At Harrow the worlds of danger were already around him; but yet he listened to the audible voice. 'At school and college I never failed to say my prayers, so far as memory serves me, even for a day.' And he underwent another religious experience: he read Paley's Evidences. 'I took in the whole argument,' wrote Manning, when he was over seventy, 'and I thank God that nothing has ever shaken it.' Yet on the whole he led the unspiritual life of an ordinary schoolboy. We have glimpses of him as a handsome lad, playing cricket, or strutting about in tasselled Hessian top- boots. And on one occasion at least he gave proof of a certain dexterity of conduct which deserved to be remembered. He went out of bounds, and a master, riding by and seeing him on the other side of a field, tied his horse to a gate, and ran after him. The astute youth outran the master, fetched a circle, reached the gate, jumped on to the horse's back and rode off. For this he was very properly chastised; but, of what use was chastisement? No whipping, however severe, could have eradicated from little Henry's mind a quality at least as firmly planted in it as his fear of Hell and his belief in the arguments of Paley.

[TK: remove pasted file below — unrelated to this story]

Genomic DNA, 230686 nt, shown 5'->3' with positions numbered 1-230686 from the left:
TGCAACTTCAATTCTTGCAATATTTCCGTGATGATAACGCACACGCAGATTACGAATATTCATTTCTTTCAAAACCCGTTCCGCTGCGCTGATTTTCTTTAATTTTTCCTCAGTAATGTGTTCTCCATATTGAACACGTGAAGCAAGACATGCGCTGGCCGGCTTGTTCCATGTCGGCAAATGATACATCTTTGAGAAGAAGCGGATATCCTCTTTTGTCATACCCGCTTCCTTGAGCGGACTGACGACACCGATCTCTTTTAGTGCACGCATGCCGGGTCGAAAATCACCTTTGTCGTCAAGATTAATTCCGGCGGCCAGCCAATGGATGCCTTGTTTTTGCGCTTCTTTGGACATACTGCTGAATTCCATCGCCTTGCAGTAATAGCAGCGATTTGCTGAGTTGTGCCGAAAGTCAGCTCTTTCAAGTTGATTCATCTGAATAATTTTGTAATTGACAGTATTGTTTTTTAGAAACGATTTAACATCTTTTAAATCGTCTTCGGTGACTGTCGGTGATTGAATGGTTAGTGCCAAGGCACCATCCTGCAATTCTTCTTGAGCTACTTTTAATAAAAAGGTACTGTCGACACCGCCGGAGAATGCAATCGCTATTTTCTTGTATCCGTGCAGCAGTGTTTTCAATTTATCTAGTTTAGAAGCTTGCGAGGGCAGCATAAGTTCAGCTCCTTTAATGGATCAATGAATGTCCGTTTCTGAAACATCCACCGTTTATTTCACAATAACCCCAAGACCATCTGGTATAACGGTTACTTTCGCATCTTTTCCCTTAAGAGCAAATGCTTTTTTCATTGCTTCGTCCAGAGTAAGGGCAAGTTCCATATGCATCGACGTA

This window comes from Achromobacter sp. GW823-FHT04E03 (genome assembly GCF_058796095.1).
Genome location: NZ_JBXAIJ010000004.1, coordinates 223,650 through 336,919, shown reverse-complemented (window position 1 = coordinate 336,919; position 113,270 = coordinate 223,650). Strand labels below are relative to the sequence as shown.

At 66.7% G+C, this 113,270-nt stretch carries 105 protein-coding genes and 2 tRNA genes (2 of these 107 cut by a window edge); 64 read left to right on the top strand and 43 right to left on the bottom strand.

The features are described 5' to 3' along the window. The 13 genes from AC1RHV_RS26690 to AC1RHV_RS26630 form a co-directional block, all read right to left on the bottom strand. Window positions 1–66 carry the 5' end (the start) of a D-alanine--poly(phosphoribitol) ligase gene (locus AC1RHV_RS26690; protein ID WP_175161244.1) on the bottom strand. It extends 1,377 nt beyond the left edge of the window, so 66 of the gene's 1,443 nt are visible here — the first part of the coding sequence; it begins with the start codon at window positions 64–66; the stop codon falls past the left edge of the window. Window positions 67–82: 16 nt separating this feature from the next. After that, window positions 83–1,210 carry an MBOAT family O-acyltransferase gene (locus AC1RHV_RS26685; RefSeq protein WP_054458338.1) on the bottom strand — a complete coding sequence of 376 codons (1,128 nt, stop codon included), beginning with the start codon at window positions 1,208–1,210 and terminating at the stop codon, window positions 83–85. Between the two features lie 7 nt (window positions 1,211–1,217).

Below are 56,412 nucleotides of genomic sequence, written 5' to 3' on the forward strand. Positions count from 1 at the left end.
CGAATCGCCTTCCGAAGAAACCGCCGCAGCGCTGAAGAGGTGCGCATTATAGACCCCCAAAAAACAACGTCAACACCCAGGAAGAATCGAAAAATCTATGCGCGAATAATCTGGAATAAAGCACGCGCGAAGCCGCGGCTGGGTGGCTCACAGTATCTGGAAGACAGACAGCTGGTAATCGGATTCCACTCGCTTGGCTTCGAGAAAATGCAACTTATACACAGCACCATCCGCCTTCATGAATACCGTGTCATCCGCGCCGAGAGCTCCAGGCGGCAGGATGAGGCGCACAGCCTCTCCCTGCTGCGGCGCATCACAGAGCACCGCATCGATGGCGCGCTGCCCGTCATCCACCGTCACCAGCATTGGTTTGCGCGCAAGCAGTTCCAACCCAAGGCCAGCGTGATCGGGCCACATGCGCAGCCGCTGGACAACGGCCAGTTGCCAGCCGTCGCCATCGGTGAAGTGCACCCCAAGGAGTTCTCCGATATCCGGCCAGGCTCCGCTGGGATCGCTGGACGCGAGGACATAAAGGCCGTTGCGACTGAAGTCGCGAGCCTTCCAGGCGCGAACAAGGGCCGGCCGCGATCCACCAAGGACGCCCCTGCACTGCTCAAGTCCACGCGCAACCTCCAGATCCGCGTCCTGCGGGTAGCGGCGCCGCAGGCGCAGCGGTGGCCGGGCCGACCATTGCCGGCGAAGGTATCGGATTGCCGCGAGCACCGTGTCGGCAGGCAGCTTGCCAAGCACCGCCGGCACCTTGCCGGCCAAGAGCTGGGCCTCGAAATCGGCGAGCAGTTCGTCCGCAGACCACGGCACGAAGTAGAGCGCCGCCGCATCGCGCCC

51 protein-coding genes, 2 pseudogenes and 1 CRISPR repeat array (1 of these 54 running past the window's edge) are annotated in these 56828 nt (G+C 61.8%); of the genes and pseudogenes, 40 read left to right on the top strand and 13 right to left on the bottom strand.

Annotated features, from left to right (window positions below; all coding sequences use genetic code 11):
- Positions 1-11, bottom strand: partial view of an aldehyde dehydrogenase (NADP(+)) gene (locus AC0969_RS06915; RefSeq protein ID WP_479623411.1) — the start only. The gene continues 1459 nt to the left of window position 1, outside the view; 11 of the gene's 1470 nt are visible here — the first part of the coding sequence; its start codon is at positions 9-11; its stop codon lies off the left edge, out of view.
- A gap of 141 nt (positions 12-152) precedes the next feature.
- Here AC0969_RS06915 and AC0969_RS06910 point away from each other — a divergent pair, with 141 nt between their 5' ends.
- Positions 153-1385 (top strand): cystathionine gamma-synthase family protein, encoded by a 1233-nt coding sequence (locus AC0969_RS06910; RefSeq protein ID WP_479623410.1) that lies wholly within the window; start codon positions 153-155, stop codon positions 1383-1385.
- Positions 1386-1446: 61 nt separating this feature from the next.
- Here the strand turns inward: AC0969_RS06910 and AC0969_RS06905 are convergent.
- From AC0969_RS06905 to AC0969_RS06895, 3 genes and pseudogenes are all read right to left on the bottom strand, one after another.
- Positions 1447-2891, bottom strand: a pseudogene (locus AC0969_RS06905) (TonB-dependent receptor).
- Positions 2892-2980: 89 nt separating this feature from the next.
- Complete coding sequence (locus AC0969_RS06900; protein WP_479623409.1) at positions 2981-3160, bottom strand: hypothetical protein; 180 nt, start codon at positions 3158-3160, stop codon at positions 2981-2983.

It had been his father's wish that Manning should go into the Church; but the thought disgusted him; and when he reached Oxford, his tastes, his ambitions, his successes at the Union, all seemed to mark him out for a political career. He was a year junior to Samuel Wilberforce, and a year senior to Gladstone. In those days the Union was the recruiting-ground for young politicians; Ministers came down from London to listen to the debates; and a few years later the Duke of Newcastle gave Gladstone a pocket borough on the strength of his speech at the Union against the Reform Bill. To those three young men, indeed, the whole world lay open. Were they not rich, well-connected, and endowed with an infinite capacity for making speeches? The event justified the highest expectations of their friends; for the least distinguished of the three died a bishop. The only danger lay in another direction. 'Watch, my dear Samuel,' wrote the elder Wilberforce to his son, 'watch with jealousy whether you find yourself unduly solicitous about acquitting yourself; whether you are too much chagrined when you fail, or are puffed up by your success. Undue solicitude about popular estimation is a weakness against which all real Christians must guard with the utmost jealous watchfulness. The more you can retain the impression of your being surrounded by a cloud of witnesses of the invisible world, to use the scripture phrase, the more you will be armed against this besetting sin.' But suddenly it seemed as if such a warning could, after all, have very little relevance to Manning; for, on his leaving Oxford, the brimming cup was dashed from his lips. He was already beginning to dream of himself in the House of Commons, the solitary advocate of some great cause whose triumph was to be eventually brought about by his extraordinary efforts, when his father was declared a bankrupt, and all his hopes of a political career came to an end forever.